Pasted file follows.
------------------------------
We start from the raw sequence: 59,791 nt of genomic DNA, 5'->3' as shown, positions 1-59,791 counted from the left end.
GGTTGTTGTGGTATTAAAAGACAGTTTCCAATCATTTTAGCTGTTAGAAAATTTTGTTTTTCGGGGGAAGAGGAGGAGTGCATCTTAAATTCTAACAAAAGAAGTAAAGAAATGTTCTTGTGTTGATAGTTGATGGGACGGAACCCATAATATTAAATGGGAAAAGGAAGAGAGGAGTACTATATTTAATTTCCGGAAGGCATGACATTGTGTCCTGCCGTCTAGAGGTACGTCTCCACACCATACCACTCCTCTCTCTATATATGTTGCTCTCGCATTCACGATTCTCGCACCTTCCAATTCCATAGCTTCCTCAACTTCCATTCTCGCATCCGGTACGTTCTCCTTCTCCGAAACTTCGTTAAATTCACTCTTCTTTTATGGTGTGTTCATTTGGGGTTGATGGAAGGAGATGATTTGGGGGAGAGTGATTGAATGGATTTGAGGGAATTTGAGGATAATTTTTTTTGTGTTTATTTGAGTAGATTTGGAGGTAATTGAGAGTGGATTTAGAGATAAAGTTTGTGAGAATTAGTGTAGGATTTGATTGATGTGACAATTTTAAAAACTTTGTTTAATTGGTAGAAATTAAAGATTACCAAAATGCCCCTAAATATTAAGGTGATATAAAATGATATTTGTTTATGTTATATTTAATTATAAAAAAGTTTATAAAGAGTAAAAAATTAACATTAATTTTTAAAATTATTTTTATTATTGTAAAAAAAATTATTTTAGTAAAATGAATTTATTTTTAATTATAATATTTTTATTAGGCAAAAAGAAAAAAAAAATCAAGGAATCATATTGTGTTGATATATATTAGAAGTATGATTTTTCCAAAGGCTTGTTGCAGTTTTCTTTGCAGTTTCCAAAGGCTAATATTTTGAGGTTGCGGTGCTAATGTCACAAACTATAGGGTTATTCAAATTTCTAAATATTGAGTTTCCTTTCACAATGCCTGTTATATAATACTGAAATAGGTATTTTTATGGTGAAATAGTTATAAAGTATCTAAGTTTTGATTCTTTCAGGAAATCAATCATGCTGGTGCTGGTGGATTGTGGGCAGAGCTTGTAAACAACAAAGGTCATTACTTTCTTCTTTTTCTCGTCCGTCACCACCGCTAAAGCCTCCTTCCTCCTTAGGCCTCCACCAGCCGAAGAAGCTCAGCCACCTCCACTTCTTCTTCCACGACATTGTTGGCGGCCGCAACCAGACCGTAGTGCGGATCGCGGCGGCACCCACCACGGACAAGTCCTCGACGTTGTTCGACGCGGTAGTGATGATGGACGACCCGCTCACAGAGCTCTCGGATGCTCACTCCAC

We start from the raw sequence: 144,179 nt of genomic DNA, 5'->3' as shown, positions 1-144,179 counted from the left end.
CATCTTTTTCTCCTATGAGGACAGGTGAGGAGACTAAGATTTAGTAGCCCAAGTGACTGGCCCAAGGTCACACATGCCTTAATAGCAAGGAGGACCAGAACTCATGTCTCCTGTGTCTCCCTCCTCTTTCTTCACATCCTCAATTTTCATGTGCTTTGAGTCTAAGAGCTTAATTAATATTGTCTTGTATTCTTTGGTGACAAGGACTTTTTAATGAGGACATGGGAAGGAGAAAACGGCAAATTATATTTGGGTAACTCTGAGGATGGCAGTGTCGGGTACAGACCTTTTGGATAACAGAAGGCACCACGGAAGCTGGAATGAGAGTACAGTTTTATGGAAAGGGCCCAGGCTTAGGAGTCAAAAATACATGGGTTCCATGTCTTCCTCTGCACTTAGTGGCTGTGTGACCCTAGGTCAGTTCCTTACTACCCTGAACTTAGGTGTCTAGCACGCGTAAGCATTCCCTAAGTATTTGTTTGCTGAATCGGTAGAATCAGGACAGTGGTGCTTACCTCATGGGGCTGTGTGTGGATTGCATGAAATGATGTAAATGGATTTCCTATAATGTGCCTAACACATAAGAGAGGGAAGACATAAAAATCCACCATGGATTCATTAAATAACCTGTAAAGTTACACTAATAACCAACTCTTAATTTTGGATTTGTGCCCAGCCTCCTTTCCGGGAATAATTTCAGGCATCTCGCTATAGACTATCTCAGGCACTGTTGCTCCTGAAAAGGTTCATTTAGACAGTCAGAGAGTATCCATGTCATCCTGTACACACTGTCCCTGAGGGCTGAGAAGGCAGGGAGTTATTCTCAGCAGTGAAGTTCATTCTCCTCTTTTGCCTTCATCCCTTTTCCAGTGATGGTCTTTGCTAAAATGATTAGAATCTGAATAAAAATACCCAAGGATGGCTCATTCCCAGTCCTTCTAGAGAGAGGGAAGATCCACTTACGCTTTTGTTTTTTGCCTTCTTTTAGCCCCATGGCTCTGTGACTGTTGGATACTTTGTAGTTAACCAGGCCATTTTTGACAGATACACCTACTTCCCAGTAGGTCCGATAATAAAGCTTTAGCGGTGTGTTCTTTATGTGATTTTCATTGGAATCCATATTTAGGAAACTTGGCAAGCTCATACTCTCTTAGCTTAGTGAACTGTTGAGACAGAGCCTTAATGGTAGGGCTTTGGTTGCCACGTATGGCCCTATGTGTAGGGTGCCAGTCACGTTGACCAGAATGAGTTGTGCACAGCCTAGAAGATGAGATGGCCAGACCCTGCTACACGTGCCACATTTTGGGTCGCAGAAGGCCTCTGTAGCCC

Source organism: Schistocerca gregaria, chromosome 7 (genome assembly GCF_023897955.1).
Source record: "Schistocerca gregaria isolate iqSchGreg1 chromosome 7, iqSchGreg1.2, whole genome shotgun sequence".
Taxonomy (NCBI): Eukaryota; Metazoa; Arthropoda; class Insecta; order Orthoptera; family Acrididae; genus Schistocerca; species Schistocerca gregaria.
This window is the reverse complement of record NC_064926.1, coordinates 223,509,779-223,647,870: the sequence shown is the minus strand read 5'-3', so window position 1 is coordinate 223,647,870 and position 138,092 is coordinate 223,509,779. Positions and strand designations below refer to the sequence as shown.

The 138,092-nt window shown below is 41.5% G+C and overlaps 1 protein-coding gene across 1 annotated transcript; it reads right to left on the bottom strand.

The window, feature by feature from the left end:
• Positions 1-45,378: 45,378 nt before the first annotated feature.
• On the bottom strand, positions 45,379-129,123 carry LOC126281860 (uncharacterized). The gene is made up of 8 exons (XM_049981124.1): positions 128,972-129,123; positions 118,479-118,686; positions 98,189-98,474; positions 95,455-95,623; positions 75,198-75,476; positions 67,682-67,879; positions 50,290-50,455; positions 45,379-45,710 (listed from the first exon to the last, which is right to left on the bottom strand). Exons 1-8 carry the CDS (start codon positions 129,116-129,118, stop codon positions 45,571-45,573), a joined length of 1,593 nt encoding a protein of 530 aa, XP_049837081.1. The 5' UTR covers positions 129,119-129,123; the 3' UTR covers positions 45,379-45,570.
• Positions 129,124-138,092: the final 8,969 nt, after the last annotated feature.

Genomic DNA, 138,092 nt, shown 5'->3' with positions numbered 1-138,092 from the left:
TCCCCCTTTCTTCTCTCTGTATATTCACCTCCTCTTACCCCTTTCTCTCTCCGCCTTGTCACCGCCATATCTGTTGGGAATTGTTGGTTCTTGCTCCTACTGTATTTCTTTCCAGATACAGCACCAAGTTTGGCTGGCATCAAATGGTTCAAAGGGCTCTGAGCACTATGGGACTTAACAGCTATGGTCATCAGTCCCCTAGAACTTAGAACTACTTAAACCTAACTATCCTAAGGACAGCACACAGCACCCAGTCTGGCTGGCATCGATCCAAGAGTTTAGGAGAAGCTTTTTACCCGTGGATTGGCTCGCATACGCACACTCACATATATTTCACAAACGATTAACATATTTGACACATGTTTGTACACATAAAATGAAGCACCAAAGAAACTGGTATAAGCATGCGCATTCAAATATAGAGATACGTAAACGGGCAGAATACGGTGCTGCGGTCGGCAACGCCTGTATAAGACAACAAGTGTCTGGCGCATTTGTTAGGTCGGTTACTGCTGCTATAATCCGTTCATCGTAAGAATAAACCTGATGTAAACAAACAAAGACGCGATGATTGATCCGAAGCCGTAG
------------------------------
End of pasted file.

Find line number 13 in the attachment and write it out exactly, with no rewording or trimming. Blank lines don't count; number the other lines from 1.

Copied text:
• Positions 129,124-138,092: the final 8,969 nt, after the last annotated feature.